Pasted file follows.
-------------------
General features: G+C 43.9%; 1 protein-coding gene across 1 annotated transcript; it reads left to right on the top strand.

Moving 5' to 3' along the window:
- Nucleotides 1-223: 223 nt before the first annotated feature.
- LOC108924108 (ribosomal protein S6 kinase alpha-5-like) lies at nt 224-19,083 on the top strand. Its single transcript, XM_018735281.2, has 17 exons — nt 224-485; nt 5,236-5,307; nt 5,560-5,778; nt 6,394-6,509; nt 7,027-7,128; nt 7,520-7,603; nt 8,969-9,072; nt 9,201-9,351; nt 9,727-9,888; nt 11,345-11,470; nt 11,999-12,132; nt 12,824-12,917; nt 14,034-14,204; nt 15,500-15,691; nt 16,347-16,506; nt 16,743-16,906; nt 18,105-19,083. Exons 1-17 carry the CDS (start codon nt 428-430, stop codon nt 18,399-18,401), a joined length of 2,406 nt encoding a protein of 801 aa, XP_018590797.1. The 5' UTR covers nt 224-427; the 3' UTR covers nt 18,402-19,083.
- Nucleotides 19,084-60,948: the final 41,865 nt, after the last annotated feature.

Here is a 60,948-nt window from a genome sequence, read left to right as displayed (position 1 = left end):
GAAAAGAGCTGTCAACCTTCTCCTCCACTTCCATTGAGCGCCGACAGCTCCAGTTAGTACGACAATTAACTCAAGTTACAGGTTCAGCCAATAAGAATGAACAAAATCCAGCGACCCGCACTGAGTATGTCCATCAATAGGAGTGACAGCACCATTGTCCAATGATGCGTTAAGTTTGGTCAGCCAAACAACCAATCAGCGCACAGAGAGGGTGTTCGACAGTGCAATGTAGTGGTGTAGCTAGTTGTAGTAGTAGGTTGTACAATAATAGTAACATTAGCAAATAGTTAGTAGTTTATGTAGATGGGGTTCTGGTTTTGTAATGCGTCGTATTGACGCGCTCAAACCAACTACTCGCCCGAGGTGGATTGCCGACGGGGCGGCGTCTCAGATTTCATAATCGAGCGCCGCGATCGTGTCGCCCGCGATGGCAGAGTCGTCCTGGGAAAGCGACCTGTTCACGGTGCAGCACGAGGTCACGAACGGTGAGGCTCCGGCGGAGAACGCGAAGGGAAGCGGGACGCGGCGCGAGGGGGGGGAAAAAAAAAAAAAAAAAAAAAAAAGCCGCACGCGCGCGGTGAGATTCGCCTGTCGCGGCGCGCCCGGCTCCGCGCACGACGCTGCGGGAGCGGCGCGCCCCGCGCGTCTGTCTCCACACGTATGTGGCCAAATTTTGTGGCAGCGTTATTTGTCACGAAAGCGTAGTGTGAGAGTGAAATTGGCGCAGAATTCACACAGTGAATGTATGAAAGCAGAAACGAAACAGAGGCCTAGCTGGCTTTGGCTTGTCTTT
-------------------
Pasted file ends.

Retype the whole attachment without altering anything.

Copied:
General features: G+C 43.9%; 1 protein-coding gene across 1 annotated transcript; it reads left to right on the top strand.

Moving 5' to 3' along the window:
- Nucleotides 1-223: 223 nt before the first annotated feature.
- LOC108924108 (ribosomal protein S6 kinase alpha-5-like) lies at nt 224-19,083 on the top strand. Its single transcript, XM_018735281.2, has 17 exons — nt 224-485; nt 5,236-5,307; nt 5,560-5,778; nt 6,394-6,509; nt 7,027-7,128; nt 7,520-7,603; nt 8,969-9,072; nt 9,201-9,351; nt 9,727-9,888; nt 11,345-11,470; nt 11,999-12,132; nt 12,824-12,917; nt 14,034-14,204; nt 15,500-15,691; nt 16,347-16,506; nt 16,743-16,906; nt 18,105-19,083. Exons 1-17 carry the CDS (start codon nt 428-430, stop codon nt 18,399-18,401), a joined length of 2,406 nt encoding a protein of 801 aa, XP_018590797.1. The 5' UTR covers nt 224-427; the 3' UTR covers nt 18,402-19,083.
- Nucleotides 19,084-60,948: the final 41,865 nt, after the last annotated feature.

Here is a 60,948-nt window from a genome sequence, read left to right as displayed (position 1 = left end):
GAAAAGAGCTGTCAACCTTCTCCTCCACTTCCATTGAGCGCCGACAGCTCCAGTTAGTACGACAATTAACTCAAGTTACAGGTTCAGCCAATAAGAATGAACAAAATCCAGCGACCCGCACTGAGTATGTCCATCAATAGGAGTGACAGCACCATTGTCCAATGATGCGTTAAGTTTGGTCAGCCAAACAACCAATCAGCGCACAGAGAGGGTGTTCGACAGTGCAATGTAGTGGTGTAGCTAGTTGTAGTAGTAGGTTGTACAATAATAGTAACATTAGCAAATAGTTAGTAGTTTATGTAGATGGGGTTCTGGTTTTGTAATGCGTCGTATTGACGCGCTCAAACCAACTACTCGCCCGAGGTGGATTGCCGACGGGGCGGCGTCTCAGATTTCATAATCGAGCGCCGCGATCGTGTCGCCCGCGATGGCAGAGTCGTCCTGGGAAAGCGACCTGTTCACGGTGCAGCACGAGGTCACGAACGGTGAGGCTCCGGCGGAGAACGCGAAGGGAAGCGGGACGCGGCGCGAGGGGGGGGAAAAAAAAAAAAAAAAAAAAAAAAGCCGCACGCGCGCGGTGAGATTCGCCTGTCGCGGCGCGCCCGGCTCCGCGCACGACGCTGCGGGAGCGGCGCGCCCCGCGCGTCTGTCTCCACACGTATGTGGCCAAATTTTGTGGCAGCGTTATTTGTCACGAAAGCGTAGTGTGAGAGTGAAATTGGCGCAGAATTCACACAGTGAATGTATGAAAGCAGAAACGAAACAGAGGCCTAGCTGGCTTTGGCTTGTCTTT